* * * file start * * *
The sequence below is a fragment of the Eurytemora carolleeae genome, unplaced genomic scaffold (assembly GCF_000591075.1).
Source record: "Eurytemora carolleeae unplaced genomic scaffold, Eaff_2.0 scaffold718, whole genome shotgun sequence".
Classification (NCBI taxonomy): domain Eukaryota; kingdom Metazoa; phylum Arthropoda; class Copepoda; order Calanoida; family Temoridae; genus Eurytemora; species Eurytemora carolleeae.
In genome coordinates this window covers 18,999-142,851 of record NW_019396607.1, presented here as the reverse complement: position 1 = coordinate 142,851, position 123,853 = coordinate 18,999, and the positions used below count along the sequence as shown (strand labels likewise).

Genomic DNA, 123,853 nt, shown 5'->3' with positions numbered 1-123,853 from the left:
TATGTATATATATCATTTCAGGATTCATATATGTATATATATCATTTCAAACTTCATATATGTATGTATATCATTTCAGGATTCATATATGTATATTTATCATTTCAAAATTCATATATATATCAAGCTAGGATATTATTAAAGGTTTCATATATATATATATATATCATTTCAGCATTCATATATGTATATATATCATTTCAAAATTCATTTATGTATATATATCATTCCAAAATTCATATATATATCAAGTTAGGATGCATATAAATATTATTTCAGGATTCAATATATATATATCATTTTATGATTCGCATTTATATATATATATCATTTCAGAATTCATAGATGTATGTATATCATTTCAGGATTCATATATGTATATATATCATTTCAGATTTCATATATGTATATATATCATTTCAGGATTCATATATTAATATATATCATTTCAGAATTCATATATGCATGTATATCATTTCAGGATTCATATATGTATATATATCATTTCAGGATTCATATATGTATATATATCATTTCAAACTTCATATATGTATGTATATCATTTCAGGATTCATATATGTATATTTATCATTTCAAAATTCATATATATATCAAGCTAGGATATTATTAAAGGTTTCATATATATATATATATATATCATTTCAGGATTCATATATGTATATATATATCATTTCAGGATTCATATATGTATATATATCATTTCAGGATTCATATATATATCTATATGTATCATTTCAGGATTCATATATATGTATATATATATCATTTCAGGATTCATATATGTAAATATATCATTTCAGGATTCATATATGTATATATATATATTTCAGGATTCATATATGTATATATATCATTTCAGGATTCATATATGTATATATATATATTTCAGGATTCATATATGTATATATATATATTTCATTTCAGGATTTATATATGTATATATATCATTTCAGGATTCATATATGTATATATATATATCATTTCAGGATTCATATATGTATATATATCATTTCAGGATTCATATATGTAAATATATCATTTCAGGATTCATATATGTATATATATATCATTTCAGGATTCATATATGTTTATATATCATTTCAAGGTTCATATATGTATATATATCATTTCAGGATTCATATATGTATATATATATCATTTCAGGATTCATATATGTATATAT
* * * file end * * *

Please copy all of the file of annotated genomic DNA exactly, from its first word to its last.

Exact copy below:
The sequence below is a fragment of the Eurytemora carolleeae genome, unplaced genomic scaffold (assembly GCF_000591075.1).
Source record: "Eurytemora carolleeae unplaced genomic scaffold, Eaff_2.0 scaffold718, whole genome shotgun sequence".
Classification (NCBI taxonomy): domain Eukaryota; kingdom Metazoa; phylum Arthropoda; class Copepoda; order Calanoida; family Temoridae; genus Eurytemora; species Eurytemora carolleeae.
In genome coordinates this window covers 18,999-142,851 of record NW_019396607.1, presented here as the reverse complement: position 1 = coordinate 142,851, position 123,853 = coordinate 18,999, and the positions used below count along the sequence as shown (strand labels likewise).

Genomic DNA, 123,853 nt, shown 5'->3' with positions numbered 1-123,853 from the left:
TATGTATATATATCATTTCAGGATTCATATATGTATATATATCATTTCAAACTTCATATATGTATGTATATCATTTCAGGATTCATATATGTATATTTATCATTTCAAAATTCATATATATATCAAGCTAGGATATTATTAAAGGTTTCATATATATATATATATATCATTTCAGCATTCATATATGTATATATATCATTTCAAAATTCATTTATGTATATATATCATTCCAAAATTCATATATATATCAAGTTAGGATGCATATAAATATTATTTCAGGATTCAATATATATATATCATTTTATGATTCGCATTTATATATATATATCATTTCAGAATTCATAGATGTATGTATATCATTTCAGGATTCATATATGTATATATATCATTTCAGATTTCATATATGTATATATATCATTTCAGGATTCATATATTAATATATATCATTTCAGAATTCATATATGCATGTATATCATTTCAGGATTCATATATGTATATATATCATTTCAGGATTCATATATGTATATATATCATTTCAAACTTCATATATGTATGTATATCATTTCAGGATTCATATATGTATATTTATCATTTCAAAATTCATATATATATCAAGCTAGGATATTATTAAAGGTTTCATATATATATATATATATATCATTTCAGGATTCATATATGTATATATATATCATTTCAGGATTCATATATGTATATATATCATTTCAGGATTCATATATATATCTATATGTATCATTTCAGGATTCATATATATGTATATATATATCATTTCAGGATTCATATATGTAAATATATCATTTCAGGATTCATATATGTATATATATATATTTCAGGATTCATATATGTATATATATCATTTCAGGATTCATATATGTATATATATATATTTCAGGATTCATATATGTATATATATATATTTCATTTCAGGATTTATATATGTATATATATCATTTCAGGATTCATATATGTATATATATATATCATTTCAGGATTCATATATGTATATATATCATTTCAGGATTCATATATGTAAATATATCATTTCAGGATTCATATATGTATATATATATCATTTCAGGATTCATATATGTTTATATATCATTTCAAGGTTCATATATGTATATATATCATTTCAGGATTCATATATGTATATATATATCATTTCAGGATTCATATATGTATATAT